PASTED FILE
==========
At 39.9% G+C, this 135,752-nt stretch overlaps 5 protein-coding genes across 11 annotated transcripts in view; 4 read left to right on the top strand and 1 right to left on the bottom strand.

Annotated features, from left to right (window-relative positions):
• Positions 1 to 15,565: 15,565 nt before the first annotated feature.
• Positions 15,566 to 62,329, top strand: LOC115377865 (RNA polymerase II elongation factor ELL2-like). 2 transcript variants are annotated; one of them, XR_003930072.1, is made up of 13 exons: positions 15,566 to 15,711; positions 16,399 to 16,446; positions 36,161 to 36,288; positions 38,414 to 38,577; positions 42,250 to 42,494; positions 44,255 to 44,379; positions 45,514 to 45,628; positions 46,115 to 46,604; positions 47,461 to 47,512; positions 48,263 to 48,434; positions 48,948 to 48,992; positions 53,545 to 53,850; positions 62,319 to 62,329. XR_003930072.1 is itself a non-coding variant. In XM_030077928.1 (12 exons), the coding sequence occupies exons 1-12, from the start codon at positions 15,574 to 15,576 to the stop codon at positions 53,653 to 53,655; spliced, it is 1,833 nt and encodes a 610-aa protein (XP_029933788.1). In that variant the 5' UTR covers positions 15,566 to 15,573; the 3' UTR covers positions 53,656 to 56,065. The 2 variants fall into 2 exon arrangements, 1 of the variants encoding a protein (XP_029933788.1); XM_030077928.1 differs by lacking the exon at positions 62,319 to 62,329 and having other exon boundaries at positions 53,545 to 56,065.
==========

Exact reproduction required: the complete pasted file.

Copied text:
At 39.9% G+C, this 135,752-nt stretch overlaps 5 protein-coding genes across 11 annotated transcripts in view; 4 read left to right on the top strand and 1 right to left on the bottom strand.

Annotated features, from left to right (window-relative positions):
• Positions 1 to 15,565: 15,565 nt before the first annotated feature.
• Positions 15,566 to 62,329, top strand: LOC115377865 (RNA polymerase II elongation factor ELL2-like). 2 transcript variants are annotated; one of them, XR_003930072.1, is made up of 13 exons: positions 15,566 to 15,711; positions 16,399 to 16,446; positions 36,161 to 36,288; positions 38,414 to 38,577; positions 42,250 to 42,494; positions 44,255 to 44,379; positions 45,514 to 45,628; positions 46,115 to 46,604; positions 47,461 to 47,512; positions 48,263 to 48,434; positions 48,948 to 48,992; positions 53,545 to 53,850; positions 62,319 to 62,329. XR_003930072.1 is itself a non-coding variant. In XM_030077928.1 (12 exons), the coding sequence occupies exons 1-12, from the start codon at positions 15,574 to 15,576 to the stop codon at positions 53,653 to 53,655; spliced, it is 1,833 nt and encodes a 610-aa protein (XP_029933788.1). In that variant the 5' UTR covers positions 15,566 to 15,573; the 3' UTR covers positions 53,656 to 56,065. The 2 variants fall into 2 exon arrangements, 1 of the variants encoding a protein (XP_029933788.1); XM_030077928.1 differs by lacking the exon at positions 62,319 to 62,329 and having other exon boundaries at positions 53,545 to 56,065.